Today we’re talking CHARACTERS ARCS. Fiiinally. You guys knew this post was coming. I’ve been teasing it for ages. And I believe it was J.L. Guyer who specifically asked if I’d do a post on character arcs sometime. I am so sorry it’s taking me this long! But we’re here now and I’m excited.
If you’re not super familiar with what character arcs are, basically: It’s the inner journey and growth your character goes on. We all grow and change in some form or fashion through life, and characters especially do since we’re usually sending them off to fight monsters and save the world and all that fun stuff (we’re so nice to our babies). That’ll definitely change a person! Think the scared, wimpy farm boy who becomes a hero, marries the gorgeous blonde princess, and probably becomes a king. He went from a terrified boy to a man who faces enemies and finds the courage to ask the gorgeous blonde princess out. He found his strength and courage. That’s a character arc.
It’s no secret that I am a total character arc addict. But why does this appeal to me so much? And why is it important for us to incorporate them in our stories? Let’s take a quick look at why before jumping in on how to write them.
WHY A CHARACTER ARC?
Seeing someone transform into a true hero (or a villain bwahaha) is just so exciting and satisfying.
It really makes you feel like you’ve been on a journey with the character and know them at a deep level.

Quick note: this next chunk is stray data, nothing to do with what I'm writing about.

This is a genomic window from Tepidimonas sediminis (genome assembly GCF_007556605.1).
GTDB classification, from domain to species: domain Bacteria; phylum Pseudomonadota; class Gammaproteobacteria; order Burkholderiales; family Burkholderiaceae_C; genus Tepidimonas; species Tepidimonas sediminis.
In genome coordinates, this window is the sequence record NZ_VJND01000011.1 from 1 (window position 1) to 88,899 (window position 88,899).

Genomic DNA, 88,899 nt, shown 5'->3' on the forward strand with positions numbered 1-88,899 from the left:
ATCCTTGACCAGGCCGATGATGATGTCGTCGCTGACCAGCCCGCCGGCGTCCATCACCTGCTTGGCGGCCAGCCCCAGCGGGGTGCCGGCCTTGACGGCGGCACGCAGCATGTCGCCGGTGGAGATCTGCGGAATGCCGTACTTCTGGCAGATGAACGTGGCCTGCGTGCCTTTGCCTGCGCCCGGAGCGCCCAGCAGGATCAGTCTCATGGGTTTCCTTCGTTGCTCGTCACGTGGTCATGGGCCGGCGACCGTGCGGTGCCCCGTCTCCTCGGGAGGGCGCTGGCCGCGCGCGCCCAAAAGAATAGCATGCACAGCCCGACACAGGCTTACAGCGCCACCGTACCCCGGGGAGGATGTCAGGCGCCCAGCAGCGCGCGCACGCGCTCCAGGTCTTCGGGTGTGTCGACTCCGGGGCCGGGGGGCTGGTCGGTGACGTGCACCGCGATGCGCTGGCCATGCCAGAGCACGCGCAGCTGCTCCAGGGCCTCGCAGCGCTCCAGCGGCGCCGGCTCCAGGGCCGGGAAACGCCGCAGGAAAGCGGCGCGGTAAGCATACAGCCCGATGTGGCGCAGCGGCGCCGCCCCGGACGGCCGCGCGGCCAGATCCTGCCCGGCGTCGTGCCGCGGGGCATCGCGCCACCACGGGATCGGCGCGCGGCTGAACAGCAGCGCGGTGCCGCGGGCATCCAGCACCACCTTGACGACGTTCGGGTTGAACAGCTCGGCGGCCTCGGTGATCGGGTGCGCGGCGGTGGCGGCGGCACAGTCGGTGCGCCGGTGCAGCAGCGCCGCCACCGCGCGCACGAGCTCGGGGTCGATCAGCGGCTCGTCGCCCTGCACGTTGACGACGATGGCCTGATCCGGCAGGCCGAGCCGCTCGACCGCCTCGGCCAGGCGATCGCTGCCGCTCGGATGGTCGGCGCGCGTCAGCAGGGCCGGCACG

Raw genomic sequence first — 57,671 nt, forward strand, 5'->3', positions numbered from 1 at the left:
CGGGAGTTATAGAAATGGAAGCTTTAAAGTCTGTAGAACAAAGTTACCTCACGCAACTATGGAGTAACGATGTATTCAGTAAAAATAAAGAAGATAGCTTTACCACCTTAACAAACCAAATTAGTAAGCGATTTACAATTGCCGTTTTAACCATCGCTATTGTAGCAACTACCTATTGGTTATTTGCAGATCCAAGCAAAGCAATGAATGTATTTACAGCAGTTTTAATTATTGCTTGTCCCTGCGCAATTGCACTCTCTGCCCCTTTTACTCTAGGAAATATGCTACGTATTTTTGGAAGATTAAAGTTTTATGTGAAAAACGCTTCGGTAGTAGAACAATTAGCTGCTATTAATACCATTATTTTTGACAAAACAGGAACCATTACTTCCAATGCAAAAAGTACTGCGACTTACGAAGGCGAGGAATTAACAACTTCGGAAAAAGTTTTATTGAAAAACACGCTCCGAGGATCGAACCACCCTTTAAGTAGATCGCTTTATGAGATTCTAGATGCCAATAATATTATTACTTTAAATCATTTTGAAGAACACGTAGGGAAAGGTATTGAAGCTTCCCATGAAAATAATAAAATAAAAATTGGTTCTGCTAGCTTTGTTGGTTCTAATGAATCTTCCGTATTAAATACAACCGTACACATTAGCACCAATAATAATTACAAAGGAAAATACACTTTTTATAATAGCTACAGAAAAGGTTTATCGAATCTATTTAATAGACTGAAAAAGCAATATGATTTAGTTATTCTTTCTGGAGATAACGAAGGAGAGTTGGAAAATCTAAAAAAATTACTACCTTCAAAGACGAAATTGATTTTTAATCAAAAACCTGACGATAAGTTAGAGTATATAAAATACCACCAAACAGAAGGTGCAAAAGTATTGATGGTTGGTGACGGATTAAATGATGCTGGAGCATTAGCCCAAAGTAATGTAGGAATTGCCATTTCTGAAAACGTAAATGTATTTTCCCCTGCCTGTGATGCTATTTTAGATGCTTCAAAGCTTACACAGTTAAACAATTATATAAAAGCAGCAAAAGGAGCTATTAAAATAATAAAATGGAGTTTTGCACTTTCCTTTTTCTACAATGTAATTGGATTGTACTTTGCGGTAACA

No one goes on a world-saving adventure and returns home completely the same person. That’d be extremely unrealistic.
It adds depth to your character.
People read stories for people. And we want to see these people we love change and grow and become their own.
They’re kind of the centerpiece of any plot, so there’s that.
But also they’re super FUN!
And that just scratches the surface. To me, even if you have a mind-blowing plot, out-of-this-world world (lololol), and jaw-dropping prose, if there’s no character growth, what’s the point in the story? We read for entertainment, yes. But I also firmly believe we read to find truths. To seek ourselves in between the pages of books, finding characters who struggle with the same things we do and find hope and encouragement within them. Because if they can conquer the lies they believe, we can too.
A good character arc can live an impactful impression on your reader for years to come.
Basically, they’re pretty important. And you may be thinking now, “Sheesh, no pressure, right???” Actually NO. Because character arcs can be the most fun thing you’ll put in your story. Don’t setout to write the novel that will change the world. That’ll suck all the fun out of writing (and just give you a serious headache and a whole lotta disappointment). Instead, setout to write a good story, and it’ll change the world on its own. And how do you write a good story? CHARACTER ARCS. (I mean, there’s a lot of ways, but I definitely think character arcs are up there as one of the key elements to a good story.)